Time No Longer Scrutinizes American Myth & History
In Time No Longer: Americans After the American Century Patrick Smith explores America’s need for a new perspective and self-image. Smith argues that while old myths and stories once motivated and defined America and what it meant to be American, that these myths cannot drive the nation forward any longer. Instead of living within these myths and adding to them, Americans need to instead learn to live in history. We need to determine how to understand ourselves as Americans and how to act and advance in the post-American century, a one hundred and three year period lasting from 1898 to 2001. Smith urges that in order to do this we must disregard myth and instead gain a true understanding of the past and how we arrived at the present moment.
In the four essays that comprise this volume Smith expands upon this idea and also discusses how so many Americans are blind of history, the price Americans have paid for this blindness, and what we can do now to remedy this. In Part One of the book, entitled “History Without Memory,” Smith provides primary historical information for the parts that follow. This section is also primarily concerned with the contradictions between many American’s love of history and the nation’s place among the great forgetters caused, Smith asserts, because we have always been satisfied with the idea of America and therefore substituted myth and story for authentic history. Part Two, “A Culture of Representation,” delves into the atmosphere that prevailed at the beginning of the American century when America entered the “world stage” by its involvement in the Spanish-American War. As Smith delves beneath the surface of a nation eager to distinguish itself, he reveals that the moment is much more complex than normally understood.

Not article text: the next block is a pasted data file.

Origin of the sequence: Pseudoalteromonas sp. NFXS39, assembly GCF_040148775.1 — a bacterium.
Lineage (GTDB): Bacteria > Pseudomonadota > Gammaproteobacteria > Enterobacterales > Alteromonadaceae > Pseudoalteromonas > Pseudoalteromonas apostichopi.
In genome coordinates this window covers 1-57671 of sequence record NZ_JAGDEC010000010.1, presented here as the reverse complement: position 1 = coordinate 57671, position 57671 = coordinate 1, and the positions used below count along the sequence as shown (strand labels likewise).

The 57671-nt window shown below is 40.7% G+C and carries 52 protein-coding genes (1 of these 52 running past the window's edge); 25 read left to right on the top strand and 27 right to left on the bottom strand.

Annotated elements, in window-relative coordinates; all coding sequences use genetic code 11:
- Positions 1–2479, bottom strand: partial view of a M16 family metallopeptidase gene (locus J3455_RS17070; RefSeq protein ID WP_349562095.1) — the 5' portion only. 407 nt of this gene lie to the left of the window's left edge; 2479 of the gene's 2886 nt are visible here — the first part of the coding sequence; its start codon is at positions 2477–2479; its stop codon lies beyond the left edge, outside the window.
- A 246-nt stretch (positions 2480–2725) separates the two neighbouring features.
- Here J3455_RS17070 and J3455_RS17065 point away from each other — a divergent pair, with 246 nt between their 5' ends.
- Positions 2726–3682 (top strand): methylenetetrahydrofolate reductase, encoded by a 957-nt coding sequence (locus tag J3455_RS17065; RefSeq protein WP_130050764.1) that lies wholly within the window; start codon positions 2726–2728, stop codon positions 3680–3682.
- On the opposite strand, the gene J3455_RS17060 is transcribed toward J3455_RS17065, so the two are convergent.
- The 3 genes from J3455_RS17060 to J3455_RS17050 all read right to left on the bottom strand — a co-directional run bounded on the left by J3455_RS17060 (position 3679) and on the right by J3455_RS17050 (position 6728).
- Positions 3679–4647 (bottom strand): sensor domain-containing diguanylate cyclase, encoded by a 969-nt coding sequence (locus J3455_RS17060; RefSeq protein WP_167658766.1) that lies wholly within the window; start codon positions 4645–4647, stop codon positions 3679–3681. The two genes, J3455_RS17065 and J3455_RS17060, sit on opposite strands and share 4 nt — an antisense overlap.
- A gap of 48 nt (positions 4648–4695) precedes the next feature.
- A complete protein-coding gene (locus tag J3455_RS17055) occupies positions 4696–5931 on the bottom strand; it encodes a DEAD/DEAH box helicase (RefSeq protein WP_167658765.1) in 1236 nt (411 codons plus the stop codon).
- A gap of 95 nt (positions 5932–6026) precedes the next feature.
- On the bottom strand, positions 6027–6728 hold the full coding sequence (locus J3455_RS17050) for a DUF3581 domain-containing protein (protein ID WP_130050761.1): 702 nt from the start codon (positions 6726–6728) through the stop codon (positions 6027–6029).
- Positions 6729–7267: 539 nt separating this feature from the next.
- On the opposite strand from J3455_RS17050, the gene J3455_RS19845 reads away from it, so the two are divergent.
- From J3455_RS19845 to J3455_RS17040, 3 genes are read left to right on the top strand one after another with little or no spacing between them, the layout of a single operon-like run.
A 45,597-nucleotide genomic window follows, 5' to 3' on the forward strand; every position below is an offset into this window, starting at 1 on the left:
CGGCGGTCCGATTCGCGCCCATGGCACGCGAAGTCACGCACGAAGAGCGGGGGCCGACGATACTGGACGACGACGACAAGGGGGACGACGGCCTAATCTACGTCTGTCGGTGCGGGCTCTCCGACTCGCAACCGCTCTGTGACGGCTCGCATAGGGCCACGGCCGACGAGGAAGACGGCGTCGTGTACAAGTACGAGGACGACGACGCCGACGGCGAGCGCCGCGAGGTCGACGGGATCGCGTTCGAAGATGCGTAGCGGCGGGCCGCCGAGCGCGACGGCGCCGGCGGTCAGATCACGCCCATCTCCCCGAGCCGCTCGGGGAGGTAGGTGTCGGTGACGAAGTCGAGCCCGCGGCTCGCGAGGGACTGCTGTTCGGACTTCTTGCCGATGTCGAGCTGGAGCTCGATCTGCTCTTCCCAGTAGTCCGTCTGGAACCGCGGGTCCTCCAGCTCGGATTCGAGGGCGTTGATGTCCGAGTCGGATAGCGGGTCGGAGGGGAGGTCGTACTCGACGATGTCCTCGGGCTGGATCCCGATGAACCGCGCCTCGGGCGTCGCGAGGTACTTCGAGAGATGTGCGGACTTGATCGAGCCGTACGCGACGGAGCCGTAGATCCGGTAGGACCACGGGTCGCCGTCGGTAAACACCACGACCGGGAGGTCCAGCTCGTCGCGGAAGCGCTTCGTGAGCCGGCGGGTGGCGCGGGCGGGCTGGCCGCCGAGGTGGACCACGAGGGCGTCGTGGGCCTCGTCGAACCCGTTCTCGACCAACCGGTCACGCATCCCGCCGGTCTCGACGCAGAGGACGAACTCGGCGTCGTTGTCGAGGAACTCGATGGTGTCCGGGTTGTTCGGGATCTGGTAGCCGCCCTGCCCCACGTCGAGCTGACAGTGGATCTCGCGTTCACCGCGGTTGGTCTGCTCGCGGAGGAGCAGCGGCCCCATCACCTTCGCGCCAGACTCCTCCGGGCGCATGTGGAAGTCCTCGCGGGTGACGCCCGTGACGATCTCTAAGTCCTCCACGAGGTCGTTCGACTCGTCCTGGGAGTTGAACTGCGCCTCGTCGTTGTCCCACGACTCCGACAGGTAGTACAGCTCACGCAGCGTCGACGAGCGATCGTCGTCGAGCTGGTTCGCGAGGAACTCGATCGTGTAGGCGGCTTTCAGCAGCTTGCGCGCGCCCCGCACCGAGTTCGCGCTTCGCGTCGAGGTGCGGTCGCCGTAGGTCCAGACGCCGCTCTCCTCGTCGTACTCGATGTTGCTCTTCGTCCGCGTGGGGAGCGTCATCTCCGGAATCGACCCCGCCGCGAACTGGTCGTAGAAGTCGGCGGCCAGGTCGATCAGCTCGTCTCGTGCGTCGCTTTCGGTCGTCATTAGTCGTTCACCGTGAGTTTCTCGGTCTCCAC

Part Three, “Cold War Man,” explores the idea of Wilsonian idealism in combination with a dominance of the unconscious. From this came an odd belief structure based on nostalgia and science, one that was looking back towards the past while simultaneously looking forward toward the future. “Time and Time Again,” the final essay, speaks to the possibility that Americans might engage in a modern act of “becoming,” or changing the dominant assumptions of American life. Focusing on the time from 9/11 to present, Smith speculates whether America’s founding political heritage is suitable for the time ahead or whether it has taken the nation as far as it could. He asks if we are prepared for our time, and more importantly if Americans will ask and answer this question.
Smith presents neither a declinist prediction nor an effort to re-enchant Americans with an idea of themselves, but rather the many formidable choices that our nation has to make. In a time where America finds itself suspended between myth and history, Patrick Smith’s Time No Longer proves an important read.